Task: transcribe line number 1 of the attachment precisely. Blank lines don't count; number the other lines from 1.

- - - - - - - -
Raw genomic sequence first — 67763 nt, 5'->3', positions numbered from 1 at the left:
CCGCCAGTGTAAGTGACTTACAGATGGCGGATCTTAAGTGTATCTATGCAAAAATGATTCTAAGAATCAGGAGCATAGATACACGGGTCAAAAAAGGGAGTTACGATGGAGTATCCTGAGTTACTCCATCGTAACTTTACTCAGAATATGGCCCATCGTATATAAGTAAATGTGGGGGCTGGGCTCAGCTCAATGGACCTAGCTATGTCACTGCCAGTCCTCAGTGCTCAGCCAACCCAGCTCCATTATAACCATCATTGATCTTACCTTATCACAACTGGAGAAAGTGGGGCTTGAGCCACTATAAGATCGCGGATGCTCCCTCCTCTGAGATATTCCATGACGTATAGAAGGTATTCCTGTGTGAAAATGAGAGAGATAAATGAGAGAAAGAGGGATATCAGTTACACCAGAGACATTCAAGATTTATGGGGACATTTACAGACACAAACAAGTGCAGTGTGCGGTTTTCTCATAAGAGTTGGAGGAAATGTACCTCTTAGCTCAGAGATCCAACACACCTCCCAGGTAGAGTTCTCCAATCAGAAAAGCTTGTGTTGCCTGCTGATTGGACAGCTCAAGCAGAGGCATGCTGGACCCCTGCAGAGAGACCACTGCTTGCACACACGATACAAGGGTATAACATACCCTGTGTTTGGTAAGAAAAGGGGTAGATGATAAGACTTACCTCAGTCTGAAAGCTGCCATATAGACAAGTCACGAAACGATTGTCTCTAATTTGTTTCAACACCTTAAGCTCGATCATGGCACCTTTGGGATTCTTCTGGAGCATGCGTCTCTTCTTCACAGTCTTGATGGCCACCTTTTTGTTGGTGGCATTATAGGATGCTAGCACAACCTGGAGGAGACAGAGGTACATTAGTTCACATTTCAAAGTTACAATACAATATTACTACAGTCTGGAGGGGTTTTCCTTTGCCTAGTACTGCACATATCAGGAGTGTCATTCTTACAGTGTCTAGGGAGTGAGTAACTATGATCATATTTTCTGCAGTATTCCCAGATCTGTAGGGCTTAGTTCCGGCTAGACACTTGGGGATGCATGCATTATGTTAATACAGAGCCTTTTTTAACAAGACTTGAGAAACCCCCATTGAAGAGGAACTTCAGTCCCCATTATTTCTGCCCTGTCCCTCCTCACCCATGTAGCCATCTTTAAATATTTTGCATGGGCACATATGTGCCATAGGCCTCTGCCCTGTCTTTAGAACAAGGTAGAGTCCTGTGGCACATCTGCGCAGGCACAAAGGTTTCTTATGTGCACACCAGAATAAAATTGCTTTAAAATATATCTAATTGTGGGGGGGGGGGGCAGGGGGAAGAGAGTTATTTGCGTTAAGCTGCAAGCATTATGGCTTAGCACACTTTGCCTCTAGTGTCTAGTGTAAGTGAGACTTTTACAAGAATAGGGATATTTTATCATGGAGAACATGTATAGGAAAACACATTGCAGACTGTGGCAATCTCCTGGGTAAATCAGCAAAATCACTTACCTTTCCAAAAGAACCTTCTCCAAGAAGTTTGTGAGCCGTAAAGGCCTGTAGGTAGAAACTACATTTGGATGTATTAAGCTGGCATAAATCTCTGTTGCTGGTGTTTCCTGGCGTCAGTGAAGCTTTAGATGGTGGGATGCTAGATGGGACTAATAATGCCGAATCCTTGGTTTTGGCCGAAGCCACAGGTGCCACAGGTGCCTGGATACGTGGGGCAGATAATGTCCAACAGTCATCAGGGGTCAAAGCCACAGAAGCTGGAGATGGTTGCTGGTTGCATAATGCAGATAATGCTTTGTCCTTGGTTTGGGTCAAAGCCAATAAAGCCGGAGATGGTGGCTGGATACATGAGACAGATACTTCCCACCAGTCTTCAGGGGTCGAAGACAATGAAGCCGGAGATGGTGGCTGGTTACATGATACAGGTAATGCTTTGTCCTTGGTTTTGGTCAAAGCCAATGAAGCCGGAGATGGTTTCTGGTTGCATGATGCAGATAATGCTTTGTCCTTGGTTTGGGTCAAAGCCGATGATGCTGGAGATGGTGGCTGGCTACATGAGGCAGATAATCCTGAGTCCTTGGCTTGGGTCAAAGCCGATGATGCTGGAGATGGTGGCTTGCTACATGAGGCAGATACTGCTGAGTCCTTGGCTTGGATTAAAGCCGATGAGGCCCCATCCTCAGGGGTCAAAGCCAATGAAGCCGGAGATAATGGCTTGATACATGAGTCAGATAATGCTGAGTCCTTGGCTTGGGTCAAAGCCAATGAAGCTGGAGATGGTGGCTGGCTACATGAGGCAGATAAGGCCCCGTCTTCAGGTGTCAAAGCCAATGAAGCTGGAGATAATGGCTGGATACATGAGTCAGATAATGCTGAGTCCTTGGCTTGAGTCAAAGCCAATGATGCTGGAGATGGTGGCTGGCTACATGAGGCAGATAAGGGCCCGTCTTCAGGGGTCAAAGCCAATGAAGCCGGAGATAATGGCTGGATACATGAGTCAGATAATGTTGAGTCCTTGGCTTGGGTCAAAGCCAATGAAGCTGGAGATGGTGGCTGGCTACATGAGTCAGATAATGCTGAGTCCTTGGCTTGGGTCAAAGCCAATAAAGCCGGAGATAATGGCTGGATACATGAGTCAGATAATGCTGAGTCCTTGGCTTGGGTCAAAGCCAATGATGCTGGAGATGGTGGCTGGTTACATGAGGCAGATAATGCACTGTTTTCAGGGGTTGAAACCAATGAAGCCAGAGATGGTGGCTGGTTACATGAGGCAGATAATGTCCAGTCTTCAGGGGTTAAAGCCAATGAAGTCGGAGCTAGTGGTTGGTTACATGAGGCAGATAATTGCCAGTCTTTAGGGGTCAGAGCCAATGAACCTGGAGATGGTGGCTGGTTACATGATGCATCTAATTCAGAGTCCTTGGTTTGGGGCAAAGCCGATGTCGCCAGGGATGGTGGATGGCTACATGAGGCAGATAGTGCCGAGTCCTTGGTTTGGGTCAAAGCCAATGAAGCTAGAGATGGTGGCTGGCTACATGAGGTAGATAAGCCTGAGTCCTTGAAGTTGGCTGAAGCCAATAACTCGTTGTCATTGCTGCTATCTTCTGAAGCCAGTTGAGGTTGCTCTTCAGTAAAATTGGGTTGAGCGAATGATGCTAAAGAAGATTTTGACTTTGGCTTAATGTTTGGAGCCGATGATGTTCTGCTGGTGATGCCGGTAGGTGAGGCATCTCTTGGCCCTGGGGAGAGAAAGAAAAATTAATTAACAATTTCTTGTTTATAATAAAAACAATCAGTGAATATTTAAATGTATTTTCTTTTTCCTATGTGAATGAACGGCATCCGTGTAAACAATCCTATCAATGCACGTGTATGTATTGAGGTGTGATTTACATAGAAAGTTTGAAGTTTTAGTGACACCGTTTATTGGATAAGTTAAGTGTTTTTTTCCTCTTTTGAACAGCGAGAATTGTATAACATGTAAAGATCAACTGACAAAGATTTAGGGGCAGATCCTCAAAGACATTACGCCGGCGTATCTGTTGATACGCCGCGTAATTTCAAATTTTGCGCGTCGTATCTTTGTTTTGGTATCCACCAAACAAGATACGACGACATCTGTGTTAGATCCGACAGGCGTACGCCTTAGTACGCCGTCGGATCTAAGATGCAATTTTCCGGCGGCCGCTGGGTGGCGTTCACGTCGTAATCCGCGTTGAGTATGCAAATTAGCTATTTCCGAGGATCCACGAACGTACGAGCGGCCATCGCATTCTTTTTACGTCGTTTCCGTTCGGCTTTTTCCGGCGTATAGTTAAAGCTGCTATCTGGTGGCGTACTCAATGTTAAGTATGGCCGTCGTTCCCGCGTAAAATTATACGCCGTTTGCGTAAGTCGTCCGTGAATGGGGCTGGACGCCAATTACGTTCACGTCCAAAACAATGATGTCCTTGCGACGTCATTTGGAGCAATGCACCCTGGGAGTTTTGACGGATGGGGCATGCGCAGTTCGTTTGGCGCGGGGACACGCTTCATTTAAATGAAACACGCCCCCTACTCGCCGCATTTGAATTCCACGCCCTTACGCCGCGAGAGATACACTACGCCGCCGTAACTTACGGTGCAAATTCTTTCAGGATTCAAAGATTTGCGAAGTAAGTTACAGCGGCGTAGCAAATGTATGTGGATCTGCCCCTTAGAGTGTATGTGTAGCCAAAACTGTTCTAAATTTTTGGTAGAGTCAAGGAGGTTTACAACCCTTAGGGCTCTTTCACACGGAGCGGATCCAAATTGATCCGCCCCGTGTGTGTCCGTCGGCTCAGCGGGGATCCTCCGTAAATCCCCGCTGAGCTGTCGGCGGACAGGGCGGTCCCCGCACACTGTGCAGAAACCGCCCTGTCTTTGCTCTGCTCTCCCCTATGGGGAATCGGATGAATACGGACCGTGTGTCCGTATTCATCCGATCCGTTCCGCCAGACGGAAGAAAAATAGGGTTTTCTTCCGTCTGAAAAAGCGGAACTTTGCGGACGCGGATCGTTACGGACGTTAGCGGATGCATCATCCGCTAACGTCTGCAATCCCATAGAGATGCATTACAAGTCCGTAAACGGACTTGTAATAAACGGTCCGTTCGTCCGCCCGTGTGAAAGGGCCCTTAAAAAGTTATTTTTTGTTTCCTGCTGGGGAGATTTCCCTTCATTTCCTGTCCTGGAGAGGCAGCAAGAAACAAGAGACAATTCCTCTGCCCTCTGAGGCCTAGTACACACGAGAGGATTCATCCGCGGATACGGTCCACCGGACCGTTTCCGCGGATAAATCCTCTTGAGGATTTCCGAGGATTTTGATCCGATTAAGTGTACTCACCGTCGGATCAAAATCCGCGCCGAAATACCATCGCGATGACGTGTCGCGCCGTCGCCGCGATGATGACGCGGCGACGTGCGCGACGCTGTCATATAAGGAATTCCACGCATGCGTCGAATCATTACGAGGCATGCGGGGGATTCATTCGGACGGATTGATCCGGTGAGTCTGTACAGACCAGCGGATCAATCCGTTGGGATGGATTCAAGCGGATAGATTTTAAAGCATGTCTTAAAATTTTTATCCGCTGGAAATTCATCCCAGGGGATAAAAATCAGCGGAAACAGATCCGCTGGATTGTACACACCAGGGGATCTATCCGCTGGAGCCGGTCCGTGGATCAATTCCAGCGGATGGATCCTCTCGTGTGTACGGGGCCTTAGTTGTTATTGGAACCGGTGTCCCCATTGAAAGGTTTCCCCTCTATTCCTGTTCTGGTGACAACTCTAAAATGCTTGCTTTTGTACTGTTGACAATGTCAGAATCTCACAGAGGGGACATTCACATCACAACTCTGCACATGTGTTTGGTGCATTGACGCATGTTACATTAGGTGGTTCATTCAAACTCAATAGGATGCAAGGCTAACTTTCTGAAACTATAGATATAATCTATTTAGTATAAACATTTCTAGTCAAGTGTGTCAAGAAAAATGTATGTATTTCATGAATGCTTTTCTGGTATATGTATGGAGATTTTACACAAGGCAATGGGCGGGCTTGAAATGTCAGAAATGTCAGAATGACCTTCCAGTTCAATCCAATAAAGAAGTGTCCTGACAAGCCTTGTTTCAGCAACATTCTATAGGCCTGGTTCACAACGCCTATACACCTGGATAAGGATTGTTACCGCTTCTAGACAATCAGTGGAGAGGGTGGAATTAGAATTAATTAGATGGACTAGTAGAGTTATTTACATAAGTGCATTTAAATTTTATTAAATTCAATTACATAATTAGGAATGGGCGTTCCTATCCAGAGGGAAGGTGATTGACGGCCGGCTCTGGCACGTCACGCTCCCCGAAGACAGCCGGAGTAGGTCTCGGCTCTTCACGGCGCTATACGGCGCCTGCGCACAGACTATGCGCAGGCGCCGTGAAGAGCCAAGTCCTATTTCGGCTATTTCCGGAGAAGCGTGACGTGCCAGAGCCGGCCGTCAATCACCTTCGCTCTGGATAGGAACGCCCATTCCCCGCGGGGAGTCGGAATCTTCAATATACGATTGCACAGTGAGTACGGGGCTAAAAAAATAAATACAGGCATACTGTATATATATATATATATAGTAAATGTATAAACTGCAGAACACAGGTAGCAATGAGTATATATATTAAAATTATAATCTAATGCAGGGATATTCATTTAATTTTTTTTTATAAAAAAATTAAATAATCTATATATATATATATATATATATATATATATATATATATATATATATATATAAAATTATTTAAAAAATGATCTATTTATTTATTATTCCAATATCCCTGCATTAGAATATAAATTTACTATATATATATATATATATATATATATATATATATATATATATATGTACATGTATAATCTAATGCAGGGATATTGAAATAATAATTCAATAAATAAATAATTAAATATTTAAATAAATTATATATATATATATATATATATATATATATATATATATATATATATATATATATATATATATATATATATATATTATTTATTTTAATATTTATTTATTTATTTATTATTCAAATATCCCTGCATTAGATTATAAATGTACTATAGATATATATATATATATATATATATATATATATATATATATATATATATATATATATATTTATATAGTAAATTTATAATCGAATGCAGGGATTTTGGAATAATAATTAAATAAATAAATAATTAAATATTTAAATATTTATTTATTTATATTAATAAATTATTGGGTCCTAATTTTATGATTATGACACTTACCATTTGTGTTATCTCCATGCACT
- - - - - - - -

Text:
Raw genomic sequence first — 67763 nt, 5'->3', positions numbered from 1 at the left: